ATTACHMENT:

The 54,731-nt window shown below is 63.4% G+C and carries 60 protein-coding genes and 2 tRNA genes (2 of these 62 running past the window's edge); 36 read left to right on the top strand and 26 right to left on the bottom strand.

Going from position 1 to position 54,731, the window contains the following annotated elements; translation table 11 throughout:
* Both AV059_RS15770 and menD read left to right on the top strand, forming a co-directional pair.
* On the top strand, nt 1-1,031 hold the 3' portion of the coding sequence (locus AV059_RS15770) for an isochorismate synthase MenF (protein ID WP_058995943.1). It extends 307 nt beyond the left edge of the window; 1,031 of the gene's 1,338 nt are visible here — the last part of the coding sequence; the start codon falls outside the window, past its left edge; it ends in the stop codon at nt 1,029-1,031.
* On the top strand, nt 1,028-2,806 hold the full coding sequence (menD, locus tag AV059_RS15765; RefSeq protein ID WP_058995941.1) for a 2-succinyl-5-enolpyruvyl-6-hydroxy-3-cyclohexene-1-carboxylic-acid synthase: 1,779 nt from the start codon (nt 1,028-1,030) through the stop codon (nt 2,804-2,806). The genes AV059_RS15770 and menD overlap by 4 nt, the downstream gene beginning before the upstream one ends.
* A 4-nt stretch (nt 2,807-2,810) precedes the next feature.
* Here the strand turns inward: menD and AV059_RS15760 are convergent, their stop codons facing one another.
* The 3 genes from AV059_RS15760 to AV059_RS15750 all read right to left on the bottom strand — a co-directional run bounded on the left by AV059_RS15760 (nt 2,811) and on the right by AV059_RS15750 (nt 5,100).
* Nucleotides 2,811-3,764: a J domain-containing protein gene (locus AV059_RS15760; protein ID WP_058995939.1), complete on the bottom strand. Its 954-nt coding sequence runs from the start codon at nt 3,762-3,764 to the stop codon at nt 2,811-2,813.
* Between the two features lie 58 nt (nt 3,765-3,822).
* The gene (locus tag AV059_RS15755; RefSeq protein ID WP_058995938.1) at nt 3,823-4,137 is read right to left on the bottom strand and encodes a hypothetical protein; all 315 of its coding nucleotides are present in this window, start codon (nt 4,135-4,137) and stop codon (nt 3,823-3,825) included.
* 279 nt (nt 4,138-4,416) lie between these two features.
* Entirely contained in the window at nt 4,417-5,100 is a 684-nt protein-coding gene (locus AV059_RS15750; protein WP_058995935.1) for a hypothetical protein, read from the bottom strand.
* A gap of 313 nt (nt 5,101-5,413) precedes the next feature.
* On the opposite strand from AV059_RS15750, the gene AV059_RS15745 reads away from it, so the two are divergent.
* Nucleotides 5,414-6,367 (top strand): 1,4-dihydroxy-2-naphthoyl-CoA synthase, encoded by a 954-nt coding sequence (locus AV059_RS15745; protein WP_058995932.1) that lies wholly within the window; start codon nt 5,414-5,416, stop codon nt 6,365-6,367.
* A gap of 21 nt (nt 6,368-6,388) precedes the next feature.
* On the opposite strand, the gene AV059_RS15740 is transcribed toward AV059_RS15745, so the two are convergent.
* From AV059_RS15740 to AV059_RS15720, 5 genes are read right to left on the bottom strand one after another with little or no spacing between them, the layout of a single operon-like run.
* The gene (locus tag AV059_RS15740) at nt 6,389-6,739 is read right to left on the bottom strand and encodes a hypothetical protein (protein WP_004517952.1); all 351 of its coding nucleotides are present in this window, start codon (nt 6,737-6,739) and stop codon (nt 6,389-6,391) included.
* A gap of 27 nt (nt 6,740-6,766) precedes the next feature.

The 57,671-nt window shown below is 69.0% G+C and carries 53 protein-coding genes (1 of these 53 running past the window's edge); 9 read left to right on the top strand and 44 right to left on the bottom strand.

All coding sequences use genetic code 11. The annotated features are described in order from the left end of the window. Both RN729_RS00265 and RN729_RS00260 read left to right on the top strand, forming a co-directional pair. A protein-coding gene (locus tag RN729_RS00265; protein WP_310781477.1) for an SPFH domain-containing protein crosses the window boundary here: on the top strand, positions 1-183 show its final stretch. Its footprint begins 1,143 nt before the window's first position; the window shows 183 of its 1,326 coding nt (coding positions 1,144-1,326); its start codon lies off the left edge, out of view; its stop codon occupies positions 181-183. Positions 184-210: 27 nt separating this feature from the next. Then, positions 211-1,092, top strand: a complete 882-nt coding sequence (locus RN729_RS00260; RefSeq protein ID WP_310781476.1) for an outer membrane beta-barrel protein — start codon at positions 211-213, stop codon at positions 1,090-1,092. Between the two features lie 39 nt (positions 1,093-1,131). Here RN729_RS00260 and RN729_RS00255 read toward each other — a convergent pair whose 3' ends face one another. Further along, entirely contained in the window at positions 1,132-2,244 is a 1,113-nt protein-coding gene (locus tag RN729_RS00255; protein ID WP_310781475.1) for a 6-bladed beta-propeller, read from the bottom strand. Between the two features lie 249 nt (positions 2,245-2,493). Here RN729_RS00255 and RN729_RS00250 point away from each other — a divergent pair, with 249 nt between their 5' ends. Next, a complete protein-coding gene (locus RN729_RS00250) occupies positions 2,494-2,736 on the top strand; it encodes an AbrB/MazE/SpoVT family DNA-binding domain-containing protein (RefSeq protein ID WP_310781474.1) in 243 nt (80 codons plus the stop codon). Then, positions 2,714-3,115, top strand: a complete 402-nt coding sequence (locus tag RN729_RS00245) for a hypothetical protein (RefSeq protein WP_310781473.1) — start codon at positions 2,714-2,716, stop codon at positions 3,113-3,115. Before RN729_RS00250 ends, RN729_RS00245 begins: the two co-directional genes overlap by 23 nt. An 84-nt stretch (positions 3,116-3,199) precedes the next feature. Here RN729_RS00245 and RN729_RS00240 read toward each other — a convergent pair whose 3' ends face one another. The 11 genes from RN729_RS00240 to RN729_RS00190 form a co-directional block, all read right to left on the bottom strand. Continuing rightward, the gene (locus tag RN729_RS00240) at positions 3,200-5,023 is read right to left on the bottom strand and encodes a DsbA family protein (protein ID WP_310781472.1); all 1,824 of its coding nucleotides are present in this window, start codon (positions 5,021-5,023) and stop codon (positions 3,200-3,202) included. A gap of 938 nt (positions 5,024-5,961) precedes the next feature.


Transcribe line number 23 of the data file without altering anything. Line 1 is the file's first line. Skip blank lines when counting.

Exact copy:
All coding sequences use genetic code 11. The annotated features are described in order from the left end of the window. Both RN729_RS00265 and RN729_RS00260 read left to right on the top strand, forming a co-directional pair. A protein-coding gene (locus tag RN729_RS00265; protein WP_310781477.1) for an SPFH domain-containing protein crosses the window boundary here: on the top strand, positions 1-183 show its final stretch. Its footprint begins 1,143 nt before the window's first position; the window shows 183 of its 1,326 coding nt (coding positions 1,144-1,326); its start codon lies off the left edge, out of view; its stop codon occupies positions 181-183. Positions 184-210: 27 nt separating this feature from the next. Then, positions 211-1,092, top strand: a complete 882-nt coding sequence (locus RN729_RS00260; RefSeq protein ID WP_310781476.1) for an outer membrane beta-barrel protein — start codon at positions 211-213, stop codon at positions 1,090-1,092. Between the two features lie 39 nt (positions 1,093-1,131). Here RN729_RS00260 and RN729_RS00255 read toward each other — a convergent pair whose 3' ends face one another. Further along, entirely contained in the window at positions 1,132-2,244 is a 1,113-nt protein-coding gene (locus tag RN729_RS00255; protein ID WP_310781475.1) for a 6-bladed beta-propeller, read from the bottom strand. Between the two features lie 249 nt (positions 2,245-2,493). Here RN729_RS00255 and RN729_RS00250 point away from each other — a divergent pair, with 249 nt between their 5' ends. Next, a complete protein-coding gene (locus RN729_RS00250) occupies positions 2,494-2,736 on the top strand; it encodes an AbrB/MazE/SpoVT family DNA-binding domain-containing protein (RefSeq protein ID WP_310781474.1) in 243 nt (80 codons plus the stop codon). Then, positions 2,714-3,115, top strand: a complete 402-nt coding sequence (locus tag RN729_RS00245) for a hypothetical protein (RefSeq protein WP_310781473.1) — start codon at positions 2,714-2,716, stop codon at positions 3,113-3,115. Before RN729_RS00250 ends, RN729_RS00245 begins: the two co-directional genes overlap by 23 nt. An 84-nt stretch (positions 3,116-3,199) precedes the next feature. Here RN729_RS00245 and RN729_RS00240 read toward each other — a convergent pair whose 3' ends face one another. The 11 genes from RN729_RS00240 to RN729_RS00190 form a co-directional block, all read right to left on the bottom strand. Continuing rightward, the gene (locus tag RN729_RS00240) at positions 3,200-5,023 is read right to left on the bottom strand and encodes a DsbA family protein (protein ID WP_310781472.1); all 1,824 of its coding nucleotides are present in this window, start codon (positions 5,021-5,023) and stop codon (positions 3,200-3,202) included. A gap of 938 nt (positions 5,024-5,961) precedes the next feature.